March For Our Lives

MIKE STOCKER / South Florida Sun Sentinel

Florida’s voter registration data will be cross-checked against information from 28 other states for the first time starting next year, Gov. Ron DeSantis announced Wednesday, promising increased accuracy of the state’s voter rolls.

During an appearance with election officials at the Orange County supervisor of elections office in Orlando, DeSantis said Florida will join the nonpartisan Electronic Registration Information Center (ERIC), a bipartisan cooperative working to improve the accuracy of America’s voter rolls.

Updated at 2:15 p.m. ET

With their hopes fading that lawmakers in Washington will pass new gun safety measures, young activists from March for Our Lives have their own plans on how to stem gun violence.

AMY BETH BENNETT / South Florida Sun Sentinel via Miami Herald

On Thursday, Feb. 14, Gail Schwartz drove to the Star of David Memorial Gardens Cemetery in North Lauderdale to visit the grave of her nephew, Alex Schachter.

Schachter was one of the 17 people killed in the shooting at Marjory Stoneman Douglas High School one year ago. He was 14 years old.

A longtime Trump ally pushed to have two fathers of Parkland victims tossed out of a congressional hearing on gun violence — a reflection of the vociferous nature of the debate Democrats have made a priority in the new Congress.

Rep. Matt Gaetz, R-Fla., sparked commotion in the hearing when he listed circumstances in which violence was committed by undocumented immigrants, and said the solution would be to build the Trump-backed wall along the Southwest border.

Gun control advocates view 2018 as a turning point in their campaign to strengthen the country's gun laws.

They cite widespread success in passing laws through state legislatures. They're also buoyed by Democratic victories in the midterm elections, which flipped control of the House of Representatives. Another benchmark: In this election cycle, gun control groups outspent gun rights groups for the first time ever.

When we set out to try to look back on the year that was in politics, we started with a list that grew ... and grew ... and grew. After a couple of days, the list was just shy of 100 news events. That's about one notable story every three days.

Jessica Bakeman / WLRN

Activist Emma González, who became famous after giving an impassioned speech in Fort Lauderdale days after the shooting at her Parkland high school in February, stood on the steps of Florida's old state Capitol building on Monday and urged people to vote.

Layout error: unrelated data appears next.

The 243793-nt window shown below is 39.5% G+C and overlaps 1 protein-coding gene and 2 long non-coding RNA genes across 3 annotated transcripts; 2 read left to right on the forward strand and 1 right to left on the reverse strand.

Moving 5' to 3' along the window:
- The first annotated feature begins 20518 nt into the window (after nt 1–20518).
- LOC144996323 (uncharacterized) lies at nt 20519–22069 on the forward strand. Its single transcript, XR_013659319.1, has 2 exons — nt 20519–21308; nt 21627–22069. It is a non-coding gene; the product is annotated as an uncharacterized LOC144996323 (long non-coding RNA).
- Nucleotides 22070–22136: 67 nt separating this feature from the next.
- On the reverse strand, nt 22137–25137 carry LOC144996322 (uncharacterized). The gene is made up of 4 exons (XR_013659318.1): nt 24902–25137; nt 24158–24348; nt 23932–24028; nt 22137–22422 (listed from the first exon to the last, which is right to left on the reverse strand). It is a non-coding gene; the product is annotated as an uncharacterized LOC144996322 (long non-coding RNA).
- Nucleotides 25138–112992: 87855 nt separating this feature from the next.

"Gun violence is on the ballot," González said. "Our lives are in the hands of the people that we elect. Vote in every election like it's your last, because it very well could be."

Nancy Pelosi/Ted Deutch
Caitie Switalski / WLRN

It's been a little over eight months since the shooting that took 17 people’s lives in Parkland. 

At a roundtable in Coral Springs City Hall on Wednesday, Democratic Leader Nancy Pelosi and South Florida Congressman Ted Deutch met with grieving alumni, parents and students from Marjory Stoneman Douglas High School. 

"All I’m ever asked is 'how are you, how is everything going?'" Sarah Stricker, 15, a student, told the lawmakers. "The only thing I’m doing is surviving - I can’t do anything else." 

In the battle over the Supreme Court nomination of Brett Kavanaugh, the usual suspects are lining up in support and opposition. At the grass roots, however, there is one new entry nervously eyeing the Kavanaugh nomination. It is March For Our Lives, started by high school students in Parkland, Fla., after the shooting there, and aimed ultimately at enacting more effective gun regulations.

Jessica Bakeman / WLRN

After the May school shooting in Texas, President Obama's secretary of education tweeted support for a radical idea: "What if no children went to school until gun laws changed to keep them safe?"

Now, Arne Duncan is working to make his hypothetical a reality: a national public school boycott. But first, he wants input from people in Parkland.

The families of the 17 victims killed in the Marjory Stoneman Douglas High School shooting will each receive $400,000 from a $10.5 million fund. Eighteen of the injured survivors will receive $1.63 million.

Claire Thornton / WLRN News

During rush hour in downtown Ft. Lauderdale, March for Our Lives activists rallied for increased gun control  on the steps of the federal courthouse - the same place where they challenged lawmakers by "calling BS" over four months ago.

Friday's rally was part of a state-wide bus tour that includes all of Florida's 27 congressional districts. The students say their main goal is increasing the youth voter turnout rate.

A crowd of 200 filled Selby Library auditorium in Sarasota Wednesday night for a town hall featuring students from Marjory Stoneman Douglas High School. Hundreds more were unable to get a seat after the hall reached capacity.

This summer, students involved in the March For Our Lives movement are traveling across the country to energize young people. Local organizers say they want to educate and encourage them to vote.   

Student activists from a high school that suffered a mass shooting have kicked off a March for Our Lives Florida bus tour, where they plan to visit all 27 of the state's Congressional districts.

Peter Haden / WLRN

A phone call about a possible hostage situation in Parkland on Tuesday morning led police officers to swarm the home of one of Marjory Stoneman Douglas High School's most outspoken student activists.

It turned out to be a prank called "swatting" — an illegal hoax call increasingly employed as a harassment tactic.

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